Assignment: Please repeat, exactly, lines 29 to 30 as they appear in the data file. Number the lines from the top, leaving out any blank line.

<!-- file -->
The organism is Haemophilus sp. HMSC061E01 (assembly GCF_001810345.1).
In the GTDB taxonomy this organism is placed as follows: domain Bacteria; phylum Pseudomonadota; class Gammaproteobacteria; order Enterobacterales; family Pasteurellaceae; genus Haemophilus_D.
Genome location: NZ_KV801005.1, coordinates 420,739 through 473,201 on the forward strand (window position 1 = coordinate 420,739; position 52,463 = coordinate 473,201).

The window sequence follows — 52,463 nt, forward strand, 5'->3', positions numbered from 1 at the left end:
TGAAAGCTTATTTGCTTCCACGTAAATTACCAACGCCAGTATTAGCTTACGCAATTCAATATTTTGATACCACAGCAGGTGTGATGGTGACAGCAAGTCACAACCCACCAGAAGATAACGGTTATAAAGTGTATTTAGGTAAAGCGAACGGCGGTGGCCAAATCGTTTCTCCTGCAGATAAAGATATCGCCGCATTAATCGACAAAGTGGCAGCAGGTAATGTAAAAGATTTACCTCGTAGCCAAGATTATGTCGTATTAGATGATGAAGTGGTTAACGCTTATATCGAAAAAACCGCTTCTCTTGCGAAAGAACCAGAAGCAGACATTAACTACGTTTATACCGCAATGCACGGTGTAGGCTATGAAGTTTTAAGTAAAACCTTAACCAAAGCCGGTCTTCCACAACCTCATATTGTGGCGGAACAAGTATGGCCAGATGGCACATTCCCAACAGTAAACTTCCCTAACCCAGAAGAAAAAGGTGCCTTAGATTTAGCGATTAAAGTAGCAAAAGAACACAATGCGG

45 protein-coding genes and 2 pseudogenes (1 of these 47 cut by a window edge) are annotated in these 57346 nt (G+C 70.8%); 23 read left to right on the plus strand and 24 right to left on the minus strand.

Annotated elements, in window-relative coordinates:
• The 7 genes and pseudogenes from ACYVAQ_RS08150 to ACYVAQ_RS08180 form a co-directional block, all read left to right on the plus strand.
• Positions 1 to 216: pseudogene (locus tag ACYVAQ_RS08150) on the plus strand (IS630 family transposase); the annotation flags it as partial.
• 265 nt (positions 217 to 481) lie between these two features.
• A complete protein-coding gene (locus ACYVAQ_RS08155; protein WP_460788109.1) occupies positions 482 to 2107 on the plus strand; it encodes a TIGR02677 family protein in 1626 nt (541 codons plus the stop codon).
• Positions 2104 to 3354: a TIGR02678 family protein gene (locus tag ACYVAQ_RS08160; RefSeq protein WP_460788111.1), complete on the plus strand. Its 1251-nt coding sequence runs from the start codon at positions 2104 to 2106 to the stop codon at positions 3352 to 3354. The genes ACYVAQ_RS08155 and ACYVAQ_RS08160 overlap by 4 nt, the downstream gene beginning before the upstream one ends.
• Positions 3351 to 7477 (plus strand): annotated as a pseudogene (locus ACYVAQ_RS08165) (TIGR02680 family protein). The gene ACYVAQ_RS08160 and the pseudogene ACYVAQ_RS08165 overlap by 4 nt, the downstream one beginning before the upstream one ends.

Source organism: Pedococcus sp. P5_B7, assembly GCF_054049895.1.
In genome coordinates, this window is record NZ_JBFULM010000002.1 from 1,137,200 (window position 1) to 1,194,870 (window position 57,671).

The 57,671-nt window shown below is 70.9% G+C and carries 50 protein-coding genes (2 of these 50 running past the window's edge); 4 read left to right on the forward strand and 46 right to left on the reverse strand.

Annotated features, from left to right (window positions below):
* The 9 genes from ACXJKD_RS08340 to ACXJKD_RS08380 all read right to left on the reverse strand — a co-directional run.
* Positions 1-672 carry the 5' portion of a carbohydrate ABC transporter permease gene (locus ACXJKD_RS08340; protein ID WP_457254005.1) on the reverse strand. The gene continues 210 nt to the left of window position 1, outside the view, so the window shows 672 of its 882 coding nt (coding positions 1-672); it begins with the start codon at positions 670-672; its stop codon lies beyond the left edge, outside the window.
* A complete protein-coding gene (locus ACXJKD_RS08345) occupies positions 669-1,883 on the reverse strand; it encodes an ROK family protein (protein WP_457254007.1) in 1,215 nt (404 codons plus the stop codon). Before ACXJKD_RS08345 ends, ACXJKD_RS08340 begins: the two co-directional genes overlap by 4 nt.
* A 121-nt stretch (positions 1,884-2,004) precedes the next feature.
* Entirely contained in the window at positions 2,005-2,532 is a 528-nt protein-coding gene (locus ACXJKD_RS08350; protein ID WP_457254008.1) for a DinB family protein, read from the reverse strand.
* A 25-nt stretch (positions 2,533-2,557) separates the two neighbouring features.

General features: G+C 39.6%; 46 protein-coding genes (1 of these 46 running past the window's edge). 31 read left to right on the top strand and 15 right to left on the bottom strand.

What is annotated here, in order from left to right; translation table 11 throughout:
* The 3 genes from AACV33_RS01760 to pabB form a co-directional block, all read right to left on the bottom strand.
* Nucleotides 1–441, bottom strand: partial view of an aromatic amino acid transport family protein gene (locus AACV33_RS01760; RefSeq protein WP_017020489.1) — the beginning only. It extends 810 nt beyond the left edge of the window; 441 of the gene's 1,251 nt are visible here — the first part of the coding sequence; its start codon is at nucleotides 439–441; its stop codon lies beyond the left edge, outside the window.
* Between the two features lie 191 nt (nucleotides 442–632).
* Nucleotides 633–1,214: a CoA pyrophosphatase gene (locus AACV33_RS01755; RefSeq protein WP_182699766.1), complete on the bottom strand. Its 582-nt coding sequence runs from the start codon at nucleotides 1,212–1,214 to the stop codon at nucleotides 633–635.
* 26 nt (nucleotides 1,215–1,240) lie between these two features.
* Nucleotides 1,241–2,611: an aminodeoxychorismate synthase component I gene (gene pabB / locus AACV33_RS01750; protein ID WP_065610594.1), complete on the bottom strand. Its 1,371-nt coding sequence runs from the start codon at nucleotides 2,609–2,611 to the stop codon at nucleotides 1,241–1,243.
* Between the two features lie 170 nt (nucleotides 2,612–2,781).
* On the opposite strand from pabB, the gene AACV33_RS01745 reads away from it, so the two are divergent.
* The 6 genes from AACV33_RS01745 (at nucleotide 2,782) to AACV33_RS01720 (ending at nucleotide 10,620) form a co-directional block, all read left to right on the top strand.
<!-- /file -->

* Nucleotides 633–1,214: a CoA pyrophosphatase gene (locus AACV33_RS01755; RefSeq protein WP_182699766.1), complete on the bottom strand. Its 582-nt coding sequence runs from the start codon at nucleotides 1,212–1,214 to the stop codon at nucleotides 633–635.
* 26 nt (nucleotides 1,215–1,240) lie between these two features.